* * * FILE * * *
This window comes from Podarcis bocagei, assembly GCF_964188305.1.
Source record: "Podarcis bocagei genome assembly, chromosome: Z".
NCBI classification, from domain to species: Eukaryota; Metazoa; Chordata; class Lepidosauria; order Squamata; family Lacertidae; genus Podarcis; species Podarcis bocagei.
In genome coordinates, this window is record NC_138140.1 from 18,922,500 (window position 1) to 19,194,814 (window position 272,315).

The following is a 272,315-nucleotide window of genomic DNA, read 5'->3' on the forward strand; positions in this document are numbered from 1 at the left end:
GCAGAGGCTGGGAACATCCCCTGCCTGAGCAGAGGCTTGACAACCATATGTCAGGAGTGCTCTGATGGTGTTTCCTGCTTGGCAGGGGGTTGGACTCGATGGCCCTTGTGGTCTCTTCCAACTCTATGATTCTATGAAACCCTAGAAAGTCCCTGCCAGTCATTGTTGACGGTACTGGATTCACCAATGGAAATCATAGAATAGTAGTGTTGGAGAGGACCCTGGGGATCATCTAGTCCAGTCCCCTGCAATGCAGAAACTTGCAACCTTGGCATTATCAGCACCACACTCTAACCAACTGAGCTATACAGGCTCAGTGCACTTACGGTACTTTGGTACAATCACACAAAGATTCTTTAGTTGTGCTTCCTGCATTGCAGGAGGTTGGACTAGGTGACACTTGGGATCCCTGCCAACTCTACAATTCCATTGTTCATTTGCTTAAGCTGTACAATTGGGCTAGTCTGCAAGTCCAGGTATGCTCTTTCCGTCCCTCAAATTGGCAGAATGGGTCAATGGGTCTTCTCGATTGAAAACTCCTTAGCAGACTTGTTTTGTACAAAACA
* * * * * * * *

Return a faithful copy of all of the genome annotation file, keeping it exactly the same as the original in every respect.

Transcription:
This window comes from Podarcis bocagei, assembly GCF_964188305.1.
Source record: "Podarcis bocagei genome assembly, chromosome: Z".
NCBI classification, from domain to species: Eukaryota; Metazoa; Chordata; class Lepidosauria; order Squamata; family Lacertidae; genus Podarcis; species Podarcis bocagei.
In genome coordinates, this window is record NC_138140.1 from 18,922,500 (window position 1) to 19,194,814 (window position 272,315).

The following is a 272,315-nucleotide window of genomic DNA, read 5'->3' on the forward strand; positions in this document are numbered from 1 at the left end:
GCAGAGGCTGGGAACATCCCCTGCCTGAGCAGAGGCTTGACAACCATATGTCAGGAGTGCTCTGATGGTGTTTCCTGCTTGGCAGGGGGTTGGACTCGATGGCCCTTGTGGTCTCTTCCAACTCTATGATTCTATGAAACCCTAGAAAGTCCCTGCCAGTCATTGTTGACGGTACTGGATTCACCAATGGAAATCATAGAATAGTAGTGTTGGAGAGGACCCTGGGGATCATCTAGTCCAGTCCCCTGCAATGCAGAAACTTGCAACCTTGGCATTATCAGCACCACACTCTAACCAACTGAGCTATACAGGCTCAGTGCACTTACGGTACTTTGGTACAATCACACAAAGATTCTTTAGTTGTGCTTCCTGCATTGCAGGAGGTTGGACTAGGTGACACTTGGGATCCCTGCCAACTCTACAATTCCATTGTTCATTTGCTTAAGCTGTACAATTGGGCTAGTCTGCAAGTCCAGGTATGCTCTTTCCGTCCCTCAAATTGGCAGAATGGGTCAATGGGTCTTCTCGATTGAAAACTCCTTAGCAGACTTGTTTTGTACAAAACA